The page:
$1 Million Gift Will Expand UH Structural Engineering Labs

structural engineering labs

When Thomas Hsu first stepped onto the University of Houston campus in 1980, UH was an emerging research university in search of top research faculty members to advance the Cullen College of Engineering. To Hsu, who was then chair of the Civil Engineering Department at the University of Miami, heading an adequate but dated structural laboratory, UH offered a most attractive incentive: housing for a new research laboratory where he could design and build the innovative experimental equipment that could do the research that would advance the science and technology of structural engineering.

The Thomas T.C. Hsu Structural Research Laboratory houses the Universal Elements Tester, the world’s only large-size equipment to test wall and shell elements subjected to various types of forces, notably earthquake action. The behavior of these elements, predicted from Hsu’s theory, can then be integrated by high-speed computer to predict the behavior of today’s infrastructure such as large buildings, highways, bridges, offshore rigs, nuclear containment structures and others.

The Universal Element Tester was designed and built at the University’s South Park Annex in 1986. This equipment and lab space have been modernized over the past 30 years with more than $3 million in grants from the National Science Foundation and other public and industry sources.

Now 33 years later, after the directorship of Yi-Lung Mo, Moores Professor of civil engineering at UH, and current director Mina Dawood, associate professor of civil engineering, the Structural Research Lab is ready for larger space, updated equipment and resources to meet the growing and increasingly complex needs of a changing infrastructure that serves the society we live in.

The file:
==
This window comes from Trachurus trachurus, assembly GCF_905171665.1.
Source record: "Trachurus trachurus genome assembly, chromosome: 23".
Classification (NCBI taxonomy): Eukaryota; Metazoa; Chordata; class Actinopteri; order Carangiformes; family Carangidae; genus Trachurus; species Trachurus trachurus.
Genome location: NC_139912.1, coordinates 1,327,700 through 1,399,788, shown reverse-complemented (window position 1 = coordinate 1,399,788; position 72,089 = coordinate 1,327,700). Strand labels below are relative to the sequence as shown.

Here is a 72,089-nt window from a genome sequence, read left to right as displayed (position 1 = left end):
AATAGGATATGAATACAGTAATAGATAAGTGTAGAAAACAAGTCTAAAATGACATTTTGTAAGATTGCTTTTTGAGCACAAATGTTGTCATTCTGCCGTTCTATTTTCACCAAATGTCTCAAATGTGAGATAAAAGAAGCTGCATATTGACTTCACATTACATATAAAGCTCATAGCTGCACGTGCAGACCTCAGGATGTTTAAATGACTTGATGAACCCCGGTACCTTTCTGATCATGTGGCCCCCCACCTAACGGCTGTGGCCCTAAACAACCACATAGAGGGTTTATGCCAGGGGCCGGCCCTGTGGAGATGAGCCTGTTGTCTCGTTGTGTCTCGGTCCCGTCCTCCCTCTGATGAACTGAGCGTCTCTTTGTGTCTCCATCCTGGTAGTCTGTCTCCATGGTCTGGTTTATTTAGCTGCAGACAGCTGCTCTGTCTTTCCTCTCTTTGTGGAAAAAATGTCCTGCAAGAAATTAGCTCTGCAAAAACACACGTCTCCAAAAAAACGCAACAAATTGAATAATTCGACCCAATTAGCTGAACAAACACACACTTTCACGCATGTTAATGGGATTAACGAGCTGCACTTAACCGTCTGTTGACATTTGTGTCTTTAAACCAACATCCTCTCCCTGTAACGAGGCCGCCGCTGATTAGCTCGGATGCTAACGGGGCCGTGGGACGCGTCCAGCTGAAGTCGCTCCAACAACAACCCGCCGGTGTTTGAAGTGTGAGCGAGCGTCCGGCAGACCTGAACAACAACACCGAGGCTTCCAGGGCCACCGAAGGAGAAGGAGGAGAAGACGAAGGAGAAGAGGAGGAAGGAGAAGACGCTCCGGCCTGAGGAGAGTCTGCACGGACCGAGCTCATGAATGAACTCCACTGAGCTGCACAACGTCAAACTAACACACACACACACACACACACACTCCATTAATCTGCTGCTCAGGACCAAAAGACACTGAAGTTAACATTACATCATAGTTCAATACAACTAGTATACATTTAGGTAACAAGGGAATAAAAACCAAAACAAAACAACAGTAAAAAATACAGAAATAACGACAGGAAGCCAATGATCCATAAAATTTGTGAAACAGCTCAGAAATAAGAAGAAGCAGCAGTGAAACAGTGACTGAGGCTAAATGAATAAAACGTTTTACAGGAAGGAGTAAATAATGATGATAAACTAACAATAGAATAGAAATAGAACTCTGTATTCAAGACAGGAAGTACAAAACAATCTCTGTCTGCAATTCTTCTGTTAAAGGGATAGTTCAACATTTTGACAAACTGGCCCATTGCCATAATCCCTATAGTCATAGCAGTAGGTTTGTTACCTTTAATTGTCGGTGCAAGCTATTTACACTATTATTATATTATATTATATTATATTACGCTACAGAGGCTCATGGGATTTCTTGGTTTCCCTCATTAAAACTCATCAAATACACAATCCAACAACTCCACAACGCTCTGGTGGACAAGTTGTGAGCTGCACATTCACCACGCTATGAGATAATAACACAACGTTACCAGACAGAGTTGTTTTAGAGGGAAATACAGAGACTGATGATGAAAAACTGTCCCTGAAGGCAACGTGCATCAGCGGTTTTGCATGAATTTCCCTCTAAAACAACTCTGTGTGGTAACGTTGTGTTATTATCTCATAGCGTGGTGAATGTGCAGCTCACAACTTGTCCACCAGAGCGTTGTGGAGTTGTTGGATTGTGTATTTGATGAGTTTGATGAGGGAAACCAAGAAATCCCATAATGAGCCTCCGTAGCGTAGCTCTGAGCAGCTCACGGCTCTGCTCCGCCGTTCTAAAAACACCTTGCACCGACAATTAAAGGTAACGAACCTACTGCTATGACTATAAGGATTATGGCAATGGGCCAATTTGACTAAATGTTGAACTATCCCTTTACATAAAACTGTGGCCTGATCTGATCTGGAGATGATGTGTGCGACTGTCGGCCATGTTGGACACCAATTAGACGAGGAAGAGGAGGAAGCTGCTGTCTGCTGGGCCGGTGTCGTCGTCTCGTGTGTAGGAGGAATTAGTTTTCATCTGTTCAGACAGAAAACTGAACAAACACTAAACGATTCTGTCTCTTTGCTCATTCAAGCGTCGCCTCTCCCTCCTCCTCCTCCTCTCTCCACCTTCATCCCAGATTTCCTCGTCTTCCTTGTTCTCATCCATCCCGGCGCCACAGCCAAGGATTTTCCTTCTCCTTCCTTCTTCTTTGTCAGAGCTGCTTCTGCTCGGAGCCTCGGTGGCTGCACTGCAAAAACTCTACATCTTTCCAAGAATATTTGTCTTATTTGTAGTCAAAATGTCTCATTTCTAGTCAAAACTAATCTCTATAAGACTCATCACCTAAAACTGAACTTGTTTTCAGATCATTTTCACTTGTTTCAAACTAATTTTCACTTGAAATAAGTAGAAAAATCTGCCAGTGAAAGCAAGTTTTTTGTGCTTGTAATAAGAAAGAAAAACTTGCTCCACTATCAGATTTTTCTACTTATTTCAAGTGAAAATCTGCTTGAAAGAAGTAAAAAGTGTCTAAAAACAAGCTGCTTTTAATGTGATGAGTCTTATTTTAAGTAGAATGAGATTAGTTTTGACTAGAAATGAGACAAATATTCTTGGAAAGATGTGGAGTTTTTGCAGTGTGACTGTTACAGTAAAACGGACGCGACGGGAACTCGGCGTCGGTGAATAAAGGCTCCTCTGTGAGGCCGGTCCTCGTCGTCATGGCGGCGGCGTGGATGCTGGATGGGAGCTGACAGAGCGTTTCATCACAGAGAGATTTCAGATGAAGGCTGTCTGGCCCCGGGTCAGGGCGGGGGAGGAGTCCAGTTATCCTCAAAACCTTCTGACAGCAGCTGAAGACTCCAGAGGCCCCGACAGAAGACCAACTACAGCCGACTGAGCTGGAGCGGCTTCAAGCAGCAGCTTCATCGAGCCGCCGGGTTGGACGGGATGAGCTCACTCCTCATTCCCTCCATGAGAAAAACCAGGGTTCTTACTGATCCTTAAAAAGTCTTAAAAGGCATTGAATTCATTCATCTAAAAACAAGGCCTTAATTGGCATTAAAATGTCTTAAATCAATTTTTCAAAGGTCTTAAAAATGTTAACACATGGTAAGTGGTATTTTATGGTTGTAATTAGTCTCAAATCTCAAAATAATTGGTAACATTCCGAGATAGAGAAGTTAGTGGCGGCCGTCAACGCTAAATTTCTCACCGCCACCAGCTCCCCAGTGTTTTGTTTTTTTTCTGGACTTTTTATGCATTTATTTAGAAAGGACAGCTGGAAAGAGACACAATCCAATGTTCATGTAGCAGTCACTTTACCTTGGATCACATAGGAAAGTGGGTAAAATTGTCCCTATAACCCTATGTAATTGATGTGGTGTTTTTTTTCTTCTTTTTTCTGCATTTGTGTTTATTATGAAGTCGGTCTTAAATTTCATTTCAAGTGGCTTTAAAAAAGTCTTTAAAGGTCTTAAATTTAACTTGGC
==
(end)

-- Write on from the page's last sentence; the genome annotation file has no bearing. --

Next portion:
A $1 million gift from the Hsu family is intended to pay it forward. The gift, eligible for a 75 percent match from the state’s Texas Research Incentive Program (TRIP), would further strengthen UH’s Tier One status.

While Hsu’s lab was originally focused on structural engineering, the new space will be designed to accommodate researchers and graduate students in a wider range of civil and environmental engineering disciplines. Joseph Tedesco, dean of the Cullen College, said the gift will provide the college with needed lab space and facilities to meet the needs of both faculty researchers and graduate students.

“Thomas Hsu has been part of the Cullen College during four decades of transformative change,” Tedesco said. “This gift to expand the Thomas T.C. Hsu Structural Research Laboratory ensures his legacy of cutting-edge scholarship, along with his support for generations of graduate students, will live on.”

Hsu received his master’s and doctoral degrees from Cornell University, where he and his family have a long, multigenerational relationship. He has received a number of honors and awards, including the American Concrete Institute Arthur J. Boise Award, ACI’s highest research award for concrete structures. He is an honorary member of ACI and a distinguished member of the American Society of Civil Engineers.

Eloise Brice, vice president for University Advancement, said the gift will make it possible for UH to offer important research opportunities to future graduate students. “This laboratory, and the equipment that it will house, will allow the Cullen College to remain at the forefront of advances in civil and environmental engineering,” she said.

Hsu said the gift is a way to express gratitude for his time at UH. “I would say I’m a very lucky fellow,” he said. “I tell my colleagues I am always happy to come to work. The University of Houston has been good to me, and I hope my gift is an incentive for others like me to give back the favor, with thanks.”